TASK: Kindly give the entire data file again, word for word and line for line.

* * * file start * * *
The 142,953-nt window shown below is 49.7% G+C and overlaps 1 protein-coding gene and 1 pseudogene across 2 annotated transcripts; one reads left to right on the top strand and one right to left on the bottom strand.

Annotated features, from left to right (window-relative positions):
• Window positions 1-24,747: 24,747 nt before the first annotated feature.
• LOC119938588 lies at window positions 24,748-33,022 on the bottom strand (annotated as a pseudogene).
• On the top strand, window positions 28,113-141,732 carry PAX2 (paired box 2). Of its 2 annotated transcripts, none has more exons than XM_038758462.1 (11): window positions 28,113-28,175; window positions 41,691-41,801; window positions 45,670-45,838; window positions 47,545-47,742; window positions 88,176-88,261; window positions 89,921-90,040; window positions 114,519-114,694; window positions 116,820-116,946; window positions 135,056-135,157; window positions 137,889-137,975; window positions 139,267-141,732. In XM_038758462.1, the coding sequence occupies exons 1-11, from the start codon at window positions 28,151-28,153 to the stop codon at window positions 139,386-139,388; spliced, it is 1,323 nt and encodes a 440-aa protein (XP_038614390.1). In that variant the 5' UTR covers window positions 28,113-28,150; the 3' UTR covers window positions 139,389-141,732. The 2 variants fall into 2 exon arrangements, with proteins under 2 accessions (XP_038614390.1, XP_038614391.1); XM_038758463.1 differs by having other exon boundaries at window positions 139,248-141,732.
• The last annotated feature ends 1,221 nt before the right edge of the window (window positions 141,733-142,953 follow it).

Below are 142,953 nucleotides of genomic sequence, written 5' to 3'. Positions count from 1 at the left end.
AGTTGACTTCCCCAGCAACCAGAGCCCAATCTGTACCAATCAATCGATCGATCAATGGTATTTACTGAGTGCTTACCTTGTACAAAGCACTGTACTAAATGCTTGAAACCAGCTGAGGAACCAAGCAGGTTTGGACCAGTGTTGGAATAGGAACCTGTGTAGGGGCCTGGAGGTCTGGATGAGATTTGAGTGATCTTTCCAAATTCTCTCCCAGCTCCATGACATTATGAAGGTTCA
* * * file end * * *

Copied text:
The 142,953-nt window shown below is 49.7% G+C and overlaps 1 protein-coding gene and 1 pseudogene across 2 annotated transcripts; one reads left to right on the top strand and one right to left on the bottom strand.

Annotated features, from left to right (window-relative positions):
• Window positions 1-24,747: 24,747 nt before the first annotated feature.
• LOC119938588 lies at window positions 24,748-33,022 on the bottom strand (annotated as a pseudogene).
• On the top strand, window positions 28,113-141,732 carry PAX2 (paired box 2). Of its 2 annotated transcripts, none has more exons than XM_038758462.1 (11): window positions 28,113-28,175; window positions 41,691-41,801; window positions 45,670-45,838; window positions 47,545-47,742; window positions 88,176-88,261; window positions 89,921-90,040; window positions 114,519-114,694; window positions 116,820-116,946; window positions 135,056-135,157; window positions 137,889-137,975; window positions 139,267-141,732. In XM_038758462.1, the coding sequence occupies exons 1-11, from the start codon at window positions 28,151-28,153 to the stop codon at window positions 139,386-139,388; spliced, it is 1,323 nt and encodes a 440-aa protein (XP_038614390.1). In that variant the 5' UTR covers window positions 28,113-28,150; the 3' UTR covers window positions 139,389-141,732. The 2 variants fall into 2 exon arrangements, with proteins under 2 accessions (XP_038614390.1, XP_038614391.1); XM_038758463.1 differs by having other exon boundaries at window positions 139,248-141,732.
• The last annotated feature ends 1,221 nt before the right edge of the window (window positions 141,733-142,953 follow it).

Below are 142,953 nucleotides of genomic sequence, written 5' to 3'. Positions count from 1 at the left end.
AGTTGACTTCCCCAGCAACCAGAGCCCAATCTGTACCAATCAATCGATCGATCAATGGTATTTACTGAGTGCTTACCTTGTACAAAGCACTGTACTAAATGCTTGAAACCAGCTGAGGAACCAAGCAGGTTTGGACCAGTGTTGGAATAGGAACCTGTGTAGGGGCCTGGAGGTCTGGATGAGATTTGAGTGATCTTTCCAAATTCTCTCCCAGCTCCATGACATTATGAAGGTTCA